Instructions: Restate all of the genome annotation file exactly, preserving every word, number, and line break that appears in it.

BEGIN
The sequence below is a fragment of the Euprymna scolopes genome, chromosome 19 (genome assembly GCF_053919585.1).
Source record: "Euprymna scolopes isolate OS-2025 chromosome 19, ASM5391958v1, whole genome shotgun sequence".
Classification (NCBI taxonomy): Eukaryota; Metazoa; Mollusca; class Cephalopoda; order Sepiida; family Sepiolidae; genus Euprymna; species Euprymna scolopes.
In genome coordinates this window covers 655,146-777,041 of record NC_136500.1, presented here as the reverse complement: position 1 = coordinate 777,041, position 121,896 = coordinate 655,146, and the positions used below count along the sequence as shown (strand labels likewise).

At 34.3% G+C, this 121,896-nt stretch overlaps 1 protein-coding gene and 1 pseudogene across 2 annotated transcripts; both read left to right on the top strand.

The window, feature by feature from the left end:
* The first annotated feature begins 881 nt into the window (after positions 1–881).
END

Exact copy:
The sequence below is a fragment of the Euprymna scolopes genome, chromosome 19 (genome assembly GCF_053919585.1).
Source record: "Euprymna scolopes isolate OS-2025 chromosome 19, ASM5391958v1, whole genome shotgun sequence".
Classification (NCBI taxonomy): Eukaryota; Metazoa; Mollusca; class Cephalopoda; order Sepiida; family Sepiolidae; genus Euprymna; species Euprymna scolopes.
In genome coordinates this window covers 655,146-777,041 of record NC_136500.1, presented here as the reverse complement: position 1 = coordinate 777,041, position 121,896 = coordinate 655,146, and the positions used below count along the sequence as shown (strand labels likewise).

At 34.3% G+C, this 121,896-nt stretch overlaps 1 protein-coding gene and 1 pseudogene across 2 annotated transcripts; both read left to right on the top strand.

The window, feature by feature from the left end:
* The first annotated feature begins 881 nt into the window (after positions 1–881).